Corgi and Matchbox were largely responsible for the majority of cars in this scale. These were the senior models that offered the opening features and rugged play life that made them favorites of children from the '60's through '80's. When found today, most show that they were toys first with considerable wear. The Jaguar XJ12C from Corgi offers an opening bonnet and V12 motor. This scale is not common today.
KIT - 1:32 Scale
Diecast cars in 1:32 scale are rare as this scale is more common to plastic kits. The Jaguar XK8 shown here is from New Ray and is friction powered. It is un-likely that we will see many other diecast cars in this scale, however, more diecast kits are being offered today and perhaps that will lead to more 1:32 scale offerings.
PRECISION - 1:24 Scale
The best-known 1:24 scale models are the 'mint' offerings from Danbury and Franklin. At prices of more than $100 each, these beautiful models are not for the financially disadvantaged. At the same time, Bburago, Maisto, Polistil, Anson, Welly and others have produced many very nice 1:24 scale models for $5-10 each. The model here is Bburago's Jaguar XK120 fixed-head coupe.
LARGE - 1:18 Scale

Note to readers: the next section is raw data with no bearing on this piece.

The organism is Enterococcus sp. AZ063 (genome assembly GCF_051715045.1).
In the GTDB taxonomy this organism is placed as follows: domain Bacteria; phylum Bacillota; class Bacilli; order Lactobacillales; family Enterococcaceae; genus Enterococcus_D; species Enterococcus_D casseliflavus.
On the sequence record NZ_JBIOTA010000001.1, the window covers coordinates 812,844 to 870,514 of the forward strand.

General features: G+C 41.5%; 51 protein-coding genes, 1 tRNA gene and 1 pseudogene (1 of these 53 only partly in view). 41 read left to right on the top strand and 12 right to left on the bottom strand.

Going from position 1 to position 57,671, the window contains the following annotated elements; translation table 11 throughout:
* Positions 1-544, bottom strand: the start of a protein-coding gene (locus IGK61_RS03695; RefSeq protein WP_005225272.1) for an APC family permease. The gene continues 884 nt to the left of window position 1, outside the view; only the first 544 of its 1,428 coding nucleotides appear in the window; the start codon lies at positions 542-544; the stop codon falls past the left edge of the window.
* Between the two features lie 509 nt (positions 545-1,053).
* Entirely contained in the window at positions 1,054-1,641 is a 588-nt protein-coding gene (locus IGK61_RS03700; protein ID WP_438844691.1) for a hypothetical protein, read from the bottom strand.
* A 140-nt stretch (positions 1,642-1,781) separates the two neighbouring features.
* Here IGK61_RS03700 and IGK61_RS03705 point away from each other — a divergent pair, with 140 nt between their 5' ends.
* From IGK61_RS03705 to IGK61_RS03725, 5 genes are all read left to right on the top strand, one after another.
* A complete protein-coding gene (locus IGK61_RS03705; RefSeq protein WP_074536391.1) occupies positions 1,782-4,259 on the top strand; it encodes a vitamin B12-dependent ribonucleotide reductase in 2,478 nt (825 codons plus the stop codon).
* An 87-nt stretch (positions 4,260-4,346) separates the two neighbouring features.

The explosion of 1:18 scale has been the major trend in diecast cars over the past 15 years. The Italian firms of Bburago and Polistil were the early players in these large-scale beauties. Today, everyone seems to have a 1:18 line and the quality just keeps getting better. Prices range from $15 to $200 although the majority are available for about $25 each. Soon, 1:18 may rival 1:43 scale for variety. The challenge in 1:18 scale is making space to display even a modest collection. Ertl's fine Jaguar XJ120 in racing form is shown.
EXTRA LARGE - 1:16 Scale
Polistil of Italy produced many of their large cars in 1:16 scale before 1:18 became the accepted scale for this range. These models are close enough in size to be displayed side-by-side with 1:18 scale models. Polistil's Jaguar 'E' type is shown here.
JUMBO -1:12 Scale
A handful of diecast manufacturers have produced cars in 1:12 scale. At this scale, these cars look ready to drive. Maisto did this lovely Jaguar XJ220 and offered several other models in this scale. Anson also offers 1:12 scale. Prices run from $75-100 per model.